I am considering the area of knowledge of History but it has so many disciplines that I don't really understand fully.

As for answering the question, I already thought of one factor: the lack of data making disputes unresolvable in the discipline of Physics within the area of knowledge of Natural Sciences. However, I can't really think of a substantial argument for any other factors (eg. identity of people experiencing the dispute or context of dispute). Could someone provide other factors that would help me to jumpstart my argument?


  • This may be overkill, but if you are studying for a degree in history, you may find this interesting: "The Meaning of History" by Henri Marrou, Helicon Press (1966). He covers more than just meaning. The book is a bit ponderous, but it is possible to tease something good out of it. – Gordon Apr 13 '18 at 2:37

1) Lack of data

2) Intrinsic bias/world view/Weltanschauung

3) Disagreement of the interpretation of data

4) Disagreement over the experimental methods by which that data were collected

5) Disagreement over what data to use (often different sets of data will support different conclusions)

6) Disagreement over the analysis used

Just to name a few.


A dispute generally centers around a “differend” — a point of contention owing to incompatible viewpoints or perspectives.

Consider a legal trial where a defendant is accused of wrong-doing. What grounds the difference in perspective, the parallax between the social position of Victim and Perpetrator? The idea of the “wrong” provides an opportunity for two different cases or points to be articulated, which both map onto the “conditional” question of whether there was a wrong at all. (If the victim wasn’t wronged, they have no standing to sue; and indeed the alleged perpetrator would be “wronged” by the false charge!)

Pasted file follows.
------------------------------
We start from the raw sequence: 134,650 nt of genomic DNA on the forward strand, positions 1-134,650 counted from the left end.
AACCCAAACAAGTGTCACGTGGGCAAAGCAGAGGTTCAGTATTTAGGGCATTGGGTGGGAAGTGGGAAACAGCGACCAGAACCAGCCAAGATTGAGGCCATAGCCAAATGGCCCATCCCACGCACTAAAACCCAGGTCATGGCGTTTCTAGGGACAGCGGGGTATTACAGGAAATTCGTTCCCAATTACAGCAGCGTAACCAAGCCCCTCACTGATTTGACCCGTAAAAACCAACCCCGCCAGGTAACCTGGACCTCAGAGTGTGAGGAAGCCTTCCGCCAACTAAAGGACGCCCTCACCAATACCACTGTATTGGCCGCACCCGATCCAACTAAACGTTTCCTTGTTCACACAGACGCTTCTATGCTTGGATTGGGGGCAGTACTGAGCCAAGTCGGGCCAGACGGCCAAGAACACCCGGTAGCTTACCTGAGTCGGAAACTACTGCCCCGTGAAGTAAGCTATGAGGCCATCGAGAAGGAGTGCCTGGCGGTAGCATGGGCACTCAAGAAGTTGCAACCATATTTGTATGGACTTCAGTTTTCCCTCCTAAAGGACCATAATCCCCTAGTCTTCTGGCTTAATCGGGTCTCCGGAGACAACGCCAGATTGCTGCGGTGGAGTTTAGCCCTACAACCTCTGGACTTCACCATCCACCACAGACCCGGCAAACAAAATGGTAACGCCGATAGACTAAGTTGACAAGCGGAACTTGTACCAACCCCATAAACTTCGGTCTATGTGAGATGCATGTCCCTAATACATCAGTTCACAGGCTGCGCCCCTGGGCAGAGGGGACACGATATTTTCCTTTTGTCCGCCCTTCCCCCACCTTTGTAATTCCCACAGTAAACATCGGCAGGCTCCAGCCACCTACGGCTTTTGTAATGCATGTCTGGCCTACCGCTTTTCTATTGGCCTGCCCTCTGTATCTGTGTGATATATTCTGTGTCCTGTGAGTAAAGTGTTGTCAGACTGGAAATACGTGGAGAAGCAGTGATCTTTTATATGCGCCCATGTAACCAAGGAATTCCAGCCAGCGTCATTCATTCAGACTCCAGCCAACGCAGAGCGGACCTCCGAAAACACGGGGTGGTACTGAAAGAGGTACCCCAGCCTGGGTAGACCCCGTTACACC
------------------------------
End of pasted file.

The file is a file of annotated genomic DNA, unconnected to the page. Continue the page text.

The two perspectives on the wrong — a different wrong from each point of view — are like two incompossible worlds; their universes can’t coincide. The trial forms a truth procedure deciding on the universe of “reference”, identifying which “side” of the differend is upheld (which wrongs, if any, are to be “righted” by the court.)

  • 1
    Critical philosophy offers a “transcendental” procedure, modeled on the trial, to identify and resolve metaphysical “differends” (cf. Kant and the first Critique) – Joseph Weissman Apr 12 '18 at 16:02

Even natural sciences are created by human communities, and those communities easily develop habits (without noticing it) which can negatively impact the resolvability of disputes, like

  • Rejection to accept the importance of language
  • Rejection to accept the relevance of historical development
  • Rejection to accept the helpfulness of scholastic standards

Another obvious factor that might not always be stated explicit (to avoid accusations):

  • Rejection to accept the political implications of a question and how individuals (and institutions) benefit from different (possibly wrong) answers

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